Bethine Church died at age 90 on Saturday. Her health had failed markedly in the last few months and, as son Chase said, she simply died of “old age.” By any measure hers was a full life.
In the masterful third volume of his biography of Lyndon Johnson – Master of the Senate – the historian Robert Caro did justice to the Church partnership when he wrote of her in the 1950’s: “Bethine Church did not fit that era’s mold of the docile Washington political wife, for while Frank was new to politics, she had been born into it, into Idaho’s Democratic dynasty, the ‘Clark Party.’ She had been raised in the Governor’s Mansion; during her girlhood her father was Idaho’s Governor, one of her uncles, D. Worth Clark, was Idaho’s United States Senator; another uncle had been the state’s governor some years before. She and the young man who had fallen in love with each other in high school were an exceptionally close couple; years later, one of Church’s staffers would call their marriage ‘the longest running high school romance in history.'”
On the morning after his razor thin loss to Republican Steve Symms in the contentious, nasty 1980 campaign, I was among a small horde of reporters stamping our feet to stay warm in the damp grass outside of the Church home on Idaho Street close to downtown Boise. The house had been Judge (and governor) Chase Clark’s home and later became the Boise outpost for the senator and his political partner.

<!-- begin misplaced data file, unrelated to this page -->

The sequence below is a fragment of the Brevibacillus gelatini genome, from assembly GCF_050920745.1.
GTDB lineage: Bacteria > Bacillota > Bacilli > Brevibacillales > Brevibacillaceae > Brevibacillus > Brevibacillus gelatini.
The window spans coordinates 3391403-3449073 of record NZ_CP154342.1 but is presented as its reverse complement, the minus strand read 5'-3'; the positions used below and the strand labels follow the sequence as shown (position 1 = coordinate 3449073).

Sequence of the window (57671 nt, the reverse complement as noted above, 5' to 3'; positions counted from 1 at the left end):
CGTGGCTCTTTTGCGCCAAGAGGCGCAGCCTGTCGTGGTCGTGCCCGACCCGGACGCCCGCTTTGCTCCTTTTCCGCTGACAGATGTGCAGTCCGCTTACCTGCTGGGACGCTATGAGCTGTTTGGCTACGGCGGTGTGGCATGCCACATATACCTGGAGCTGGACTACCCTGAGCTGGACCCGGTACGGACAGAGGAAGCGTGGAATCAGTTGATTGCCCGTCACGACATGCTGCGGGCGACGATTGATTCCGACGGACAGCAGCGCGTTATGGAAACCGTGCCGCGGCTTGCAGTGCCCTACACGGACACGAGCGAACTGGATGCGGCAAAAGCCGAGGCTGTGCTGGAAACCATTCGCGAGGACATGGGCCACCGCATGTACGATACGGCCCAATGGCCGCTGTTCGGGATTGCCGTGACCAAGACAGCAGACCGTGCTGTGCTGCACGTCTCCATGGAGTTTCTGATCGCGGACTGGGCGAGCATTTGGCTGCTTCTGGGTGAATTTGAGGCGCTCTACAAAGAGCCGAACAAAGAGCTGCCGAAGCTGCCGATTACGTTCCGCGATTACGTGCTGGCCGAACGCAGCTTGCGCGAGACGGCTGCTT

Before long Church, with Bethine at his side, stepped behind a bank of microphones to do what I expect is one of the most difficult things in politics – offer a gracious statement in defeat. The first question, as I recall, after the short and gracious statement was “what do you intend to do now?”
With perfect timing the Senator Church said, “Oh, we’ll be staying together…” I remember nothing else that was said.
The next few days, appropriately so, will be given over to tributes to the Grande Dame of Idaho Democratic politics. She’ll be remembered for her passion for the Sawtooths, and wilderness and for protecting Frank’s legacy. Until the end of her long life she maintained vigorous relationships with big names like Joe Biden and Al Gore. She encouraged hundreds of would be candidates, some of whom might have been better off taking a pass on a political race. She toyed, perhaps seriously, with challenging Symms in 1986 and wisely took a pass.
Idaho has produced really only a handful of truly outstanding and nationally important political figures. Frank Church, sponsor of the Wilderness Act, wise and informed voice on foreign policy, early opponent of the Vietnam quagmire and the senator who warned against domestic spying a generation ago, is in that elite number. Still as Church’s biographers LeRoy Ashby and Rod Gramer have written in their book Fighting the Odds, “It is impossible to honor Frank Church without honoring her. He had believed, quite literally, that she had saved his life in his first battle with cancer. She had been his best friend and constant companion; by all accounts their love for each other ran deep. He had always needed her.”
Idaho and the nation has lost a great figure who lived a great story. We will not likely see her kind again.